And suddenly, the clouds passed. The full moon hung in the sky once more, stark in its brightness, and everything stopped.

The boat no longer rocked. The water that had threatened to submerge them had disappeared, and the sea around them was still. It was quiet, unnaturally so, and when Naruto looked around, he was the only one on the boat. Both Yashima and Karin were gone.

But somehow, even though he couldn't see or hear anything, even though he wasn't using his lightning chakra, he could sense it — a presence.

Naruto's hand leapt to the tantō on his back, and he straightened up.

"Who's there?" he called out.

While there was no response, he knew he wasn't alone. There could only be one explanation for this; it was a genjutsu of some sort, which meant somebody had to be behind it.

He brought his hands together in a seal to disrupt his chakra and dissipate the illusion — but nothing changed.

Something sounded in his ears, like the distant sound of waves and the rustling of leaves. Stepping towards the rim of the boat, Naruto looked down at the water's surface. His reflection glared back up at him, the whisker marks on his face glowing in the moonlight. He reached out with a hand to break the reflection — when, suddenly, another face appeared next to his. A girl's face.

"Mayu," said Naruto.

She didn't respond. But she didn't run away, either, and when he looked up, she was still there, standing next to him.

Appearance-wise, Mayu looked the same as she always did when she appeared to him: Pale-faced, with long brown hair pinned back with a blue clip, and in standard Leaf chūnin attire. She looked the same as she had on the day she'd died, and Naruto suddenly realized that he was older than her now.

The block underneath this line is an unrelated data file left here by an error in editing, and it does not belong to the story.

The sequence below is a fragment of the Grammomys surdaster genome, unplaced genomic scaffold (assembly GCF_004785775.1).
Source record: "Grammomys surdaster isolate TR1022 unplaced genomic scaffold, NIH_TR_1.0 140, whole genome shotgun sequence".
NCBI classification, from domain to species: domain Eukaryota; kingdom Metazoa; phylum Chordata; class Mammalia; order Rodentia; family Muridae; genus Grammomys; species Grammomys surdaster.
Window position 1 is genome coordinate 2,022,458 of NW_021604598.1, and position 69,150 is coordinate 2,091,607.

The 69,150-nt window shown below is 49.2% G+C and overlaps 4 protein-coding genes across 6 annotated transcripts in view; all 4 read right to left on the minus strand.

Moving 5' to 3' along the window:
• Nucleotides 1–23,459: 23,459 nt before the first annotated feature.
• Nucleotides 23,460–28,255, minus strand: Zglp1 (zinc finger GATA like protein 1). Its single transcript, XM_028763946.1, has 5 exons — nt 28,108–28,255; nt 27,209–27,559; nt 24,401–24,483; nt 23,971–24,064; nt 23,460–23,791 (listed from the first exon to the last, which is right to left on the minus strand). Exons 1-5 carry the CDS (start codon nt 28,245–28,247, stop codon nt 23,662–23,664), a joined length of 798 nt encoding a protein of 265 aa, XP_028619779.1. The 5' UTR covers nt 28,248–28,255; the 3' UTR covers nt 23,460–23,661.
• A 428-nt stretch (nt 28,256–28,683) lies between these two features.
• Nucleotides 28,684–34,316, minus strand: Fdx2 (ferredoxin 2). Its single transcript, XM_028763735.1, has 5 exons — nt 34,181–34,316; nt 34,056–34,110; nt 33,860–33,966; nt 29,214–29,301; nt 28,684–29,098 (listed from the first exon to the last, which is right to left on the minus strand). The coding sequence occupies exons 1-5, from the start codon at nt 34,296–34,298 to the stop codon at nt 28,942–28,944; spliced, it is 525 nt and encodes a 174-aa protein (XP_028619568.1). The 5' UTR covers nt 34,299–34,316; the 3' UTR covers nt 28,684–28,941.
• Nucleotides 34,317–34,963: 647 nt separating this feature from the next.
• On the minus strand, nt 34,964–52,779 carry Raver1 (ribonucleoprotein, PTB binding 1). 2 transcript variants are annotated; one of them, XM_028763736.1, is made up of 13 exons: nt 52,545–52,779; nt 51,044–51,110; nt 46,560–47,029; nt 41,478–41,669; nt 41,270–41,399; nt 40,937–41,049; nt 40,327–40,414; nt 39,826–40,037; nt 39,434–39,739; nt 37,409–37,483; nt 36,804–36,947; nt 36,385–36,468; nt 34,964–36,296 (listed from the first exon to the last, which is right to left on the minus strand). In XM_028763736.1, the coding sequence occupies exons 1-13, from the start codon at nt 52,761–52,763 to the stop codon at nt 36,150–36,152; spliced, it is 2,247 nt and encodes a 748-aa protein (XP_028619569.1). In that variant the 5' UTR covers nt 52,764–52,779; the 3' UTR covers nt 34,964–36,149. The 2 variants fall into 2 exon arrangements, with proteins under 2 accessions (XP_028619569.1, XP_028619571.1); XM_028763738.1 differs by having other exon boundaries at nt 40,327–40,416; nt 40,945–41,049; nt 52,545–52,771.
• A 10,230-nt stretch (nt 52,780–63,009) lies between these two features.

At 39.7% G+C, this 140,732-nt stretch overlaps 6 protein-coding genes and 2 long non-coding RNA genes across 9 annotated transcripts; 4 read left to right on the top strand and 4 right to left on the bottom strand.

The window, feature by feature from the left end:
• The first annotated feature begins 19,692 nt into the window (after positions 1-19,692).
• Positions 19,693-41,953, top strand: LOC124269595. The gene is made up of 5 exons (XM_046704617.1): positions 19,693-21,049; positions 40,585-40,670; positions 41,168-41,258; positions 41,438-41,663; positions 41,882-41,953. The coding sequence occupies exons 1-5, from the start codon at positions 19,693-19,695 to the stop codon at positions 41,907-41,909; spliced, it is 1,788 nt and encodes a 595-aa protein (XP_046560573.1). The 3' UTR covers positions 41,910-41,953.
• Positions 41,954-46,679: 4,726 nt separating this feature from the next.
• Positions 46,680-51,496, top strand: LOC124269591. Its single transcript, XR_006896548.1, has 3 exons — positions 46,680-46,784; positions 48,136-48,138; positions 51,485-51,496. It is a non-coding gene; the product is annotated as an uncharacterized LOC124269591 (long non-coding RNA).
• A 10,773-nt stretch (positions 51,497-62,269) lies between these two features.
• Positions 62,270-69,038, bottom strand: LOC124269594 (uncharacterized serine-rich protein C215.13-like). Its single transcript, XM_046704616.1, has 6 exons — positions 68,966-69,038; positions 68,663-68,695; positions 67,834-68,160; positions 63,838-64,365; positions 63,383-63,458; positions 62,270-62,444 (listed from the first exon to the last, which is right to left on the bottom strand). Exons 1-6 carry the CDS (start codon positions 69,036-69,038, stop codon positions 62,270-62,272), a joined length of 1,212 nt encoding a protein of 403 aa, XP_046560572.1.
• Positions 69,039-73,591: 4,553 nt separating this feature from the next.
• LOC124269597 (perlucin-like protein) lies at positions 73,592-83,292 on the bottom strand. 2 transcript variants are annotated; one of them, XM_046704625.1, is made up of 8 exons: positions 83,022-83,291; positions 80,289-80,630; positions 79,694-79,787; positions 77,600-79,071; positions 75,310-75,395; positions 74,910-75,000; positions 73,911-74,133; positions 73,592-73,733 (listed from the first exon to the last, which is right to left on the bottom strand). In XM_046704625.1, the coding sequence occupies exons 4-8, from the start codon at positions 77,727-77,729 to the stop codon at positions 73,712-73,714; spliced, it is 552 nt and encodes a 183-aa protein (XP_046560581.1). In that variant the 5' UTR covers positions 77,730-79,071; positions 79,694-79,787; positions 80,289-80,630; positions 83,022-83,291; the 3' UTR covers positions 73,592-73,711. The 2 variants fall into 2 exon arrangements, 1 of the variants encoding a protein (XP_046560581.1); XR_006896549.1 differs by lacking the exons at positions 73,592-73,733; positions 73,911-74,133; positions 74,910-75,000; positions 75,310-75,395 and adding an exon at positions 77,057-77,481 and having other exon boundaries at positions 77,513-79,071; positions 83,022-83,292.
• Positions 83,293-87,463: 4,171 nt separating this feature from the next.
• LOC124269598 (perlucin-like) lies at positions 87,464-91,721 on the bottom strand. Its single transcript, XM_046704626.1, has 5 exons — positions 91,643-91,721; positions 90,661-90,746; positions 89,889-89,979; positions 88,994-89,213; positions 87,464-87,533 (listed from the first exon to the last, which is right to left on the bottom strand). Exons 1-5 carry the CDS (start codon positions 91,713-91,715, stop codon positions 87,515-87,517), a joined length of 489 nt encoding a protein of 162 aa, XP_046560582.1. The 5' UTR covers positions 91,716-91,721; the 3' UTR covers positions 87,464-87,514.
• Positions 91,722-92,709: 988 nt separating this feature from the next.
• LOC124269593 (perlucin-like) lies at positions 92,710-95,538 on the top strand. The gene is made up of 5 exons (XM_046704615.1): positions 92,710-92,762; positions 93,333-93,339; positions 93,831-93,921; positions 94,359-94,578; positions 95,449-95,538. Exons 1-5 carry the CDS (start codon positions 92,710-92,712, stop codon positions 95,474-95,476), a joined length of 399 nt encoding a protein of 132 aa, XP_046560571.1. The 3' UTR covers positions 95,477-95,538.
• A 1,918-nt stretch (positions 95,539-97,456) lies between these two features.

Wordlessly, Mayu reached out to his face. Her fingers were warm when they had no right to be, and then suddenly, an even warmer pair of lips pressed against his.

Naruto's eyes widened, and his mind went blank — but before he could react, the sensation was already falling away, and then Mayu was stepping over the boat's edge. Walking across the still water, she turned around and held her hand out to Naruto in a clear invitation.

Naruto considered the phantom staring at him, his lips burning.

If Mayu had survived that day, how would she look now? Would she have been hunting Naruto down at the orders of the new Hokage with the rest of them? Or would she have quit active duty by now, and begun working with orphans, as she'd once wanted?

He would never know.

"I can't go with you," said Naruto.

Frowning, Mayu gestured more insistently, to which he stood his ground. A dark look passed over her face — and then, in an instant, Mayu's features contorting in a way that he'd never seen before, she lunged towards him. Her slender fingers, now impossibly cold, wrapped around Naruto's neck, choking him with an alien strength he knew that she didn't possess, as she tried to drag him off the boat and into the ocean.

For a moment, Naruto didn't retaliate. Instead, through the pain of his windpipe being crushed, he thought of the girl who had haunted his memories for the past three years, and he thought about everything he had decided to do.

That hole inside of you — nothing in this world will ever fill it.

At the memory of the masked man's words, Naruto's mouth drew back in a rough grin. He croaked out, "Isn't — this...enough?"